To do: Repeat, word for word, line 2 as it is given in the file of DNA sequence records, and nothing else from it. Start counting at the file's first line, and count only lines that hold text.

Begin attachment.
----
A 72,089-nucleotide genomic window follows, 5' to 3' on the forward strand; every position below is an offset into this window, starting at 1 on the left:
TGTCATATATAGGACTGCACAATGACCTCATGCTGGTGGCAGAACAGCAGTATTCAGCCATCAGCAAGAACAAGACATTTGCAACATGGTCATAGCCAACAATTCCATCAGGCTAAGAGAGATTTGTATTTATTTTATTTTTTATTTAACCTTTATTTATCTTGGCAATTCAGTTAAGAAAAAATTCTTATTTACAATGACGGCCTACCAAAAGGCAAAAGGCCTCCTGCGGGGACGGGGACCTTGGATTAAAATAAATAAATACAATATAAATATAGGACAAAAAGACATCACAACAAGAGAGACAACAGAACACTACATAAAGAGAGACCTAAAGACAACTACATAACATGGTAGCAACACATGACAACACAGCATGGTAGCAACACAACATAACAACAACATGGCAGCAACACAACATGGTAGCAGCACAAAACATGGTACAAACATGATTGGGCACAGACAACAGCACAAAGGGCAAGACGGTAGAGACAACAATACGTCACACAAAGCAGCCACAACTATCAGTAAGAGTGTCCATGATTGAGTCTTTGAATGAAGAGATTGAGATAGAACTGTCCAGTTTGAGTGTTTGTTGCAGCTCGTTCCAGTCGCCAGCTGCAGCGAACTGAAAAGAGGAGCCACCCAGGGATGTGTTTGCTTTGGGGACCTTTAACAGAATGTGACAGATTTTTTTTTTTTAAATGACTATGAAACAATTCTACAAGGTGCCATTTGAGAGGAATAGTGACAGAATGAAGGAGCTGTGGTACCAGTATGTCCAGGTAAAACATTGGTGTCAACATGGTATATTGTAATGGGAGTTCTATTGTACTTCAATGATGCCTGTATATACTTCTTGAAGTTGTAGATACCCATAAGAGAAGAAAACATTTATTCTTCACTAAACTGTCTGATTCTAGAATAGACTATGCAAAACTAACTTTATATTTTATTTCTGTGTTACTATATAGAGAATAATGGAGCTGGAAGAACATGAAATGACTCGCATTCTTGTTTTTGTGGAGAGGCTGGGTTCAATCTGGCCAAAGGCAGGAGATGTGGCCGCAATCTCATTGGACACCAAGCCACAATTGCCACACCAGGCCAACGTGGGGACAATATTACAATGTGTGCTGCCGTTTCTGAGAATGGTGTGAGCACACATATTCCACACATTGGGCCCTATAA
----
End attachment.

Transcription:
TGTCATATATAGGACTGCACAATGACCTCATGCTGGTGGCAGAACAGCAGTATTCAGCCATCAGCAAGAACAAGACATTTGCAACATGGTCATAGCCAACAATTCCATCAGGCTAAGAGAGATTTGTATTTATTTTATTTTTTATTTAACCTTTATTTATCTTGGCAATTCAGTTAAGAAAAAATTCTTATTTACAATGACGGCCTACCAAAAGGCAAAAGGCCTCCTGCGGGGACGGGGACCTTGGATTAAAATAAATAAATACAATATAAATATAGGACAAAAAGACATCACAACAAGAGAGACAACAGAACACTACATAAAGAGAGACCTAAAGACAACTACATAACATGGTAGCAACACATGACAACACAGCATGGTAGCAACACAACATAACAACAACATGGCAGCAACACAACATGGTAGCAGCACAAAACATGGTACAAACATGATTGGGCACAGACAACAGCACAAAGGGCAAGACGGTAGAGACAACAATACGTCACACAAAGCAGCCACAACTATCAGTAAGAGTGTCCATGATTGAGTCTTTGAATGAAGAGATTGAGATAGAACTGTCCAGTTTGAGTGTTTGTTGCAGCTCGTTCCAGTCGCCAGCTGCAGCGAACTGAAAAGAGGAGCCACCCAGGGATGTGTTTGCTTTGGGGACCTTTAACAGAATGTGACAGATTTTTTTTTTTTAAATGACTATGAAACAATTCTACAAGGTGCCATTTGAGAGGAATAGTGACAGAATGAAGGAGCTGTGGTACCAGTATGTCCAGGTAAAACATTGGTGTCAACATGGTATATTGTAATGGGAGTTCTATTGTACTTCAATGATGCCTGTATATACTTCTTGAAGTTGTAGATACCCATAAGAGAAGAAAACATTTATTCTTCACTAAACTGTCTGATTCTAGAATAGACTATGCAAAACTAACTTTATATTTTATTTCTGTGTTACTATATAGAGAATAATGGAGCTGGAAGAACATGAAATGACTCGCATTCTTGTTTTTGTGGAGAGGCTGGGTTCAATCTGGCCAAAGGCAGGAGATGTGGCCGCAATCTCATTGGACACCAAGCCACAATTGCCACACCAGGCCAACGTGGGGACAATATTACAATGTGTGCTGCCGTTTCTGAGAATGGTGTGAGCACACATATTCCACACATTGGGCCCTATAA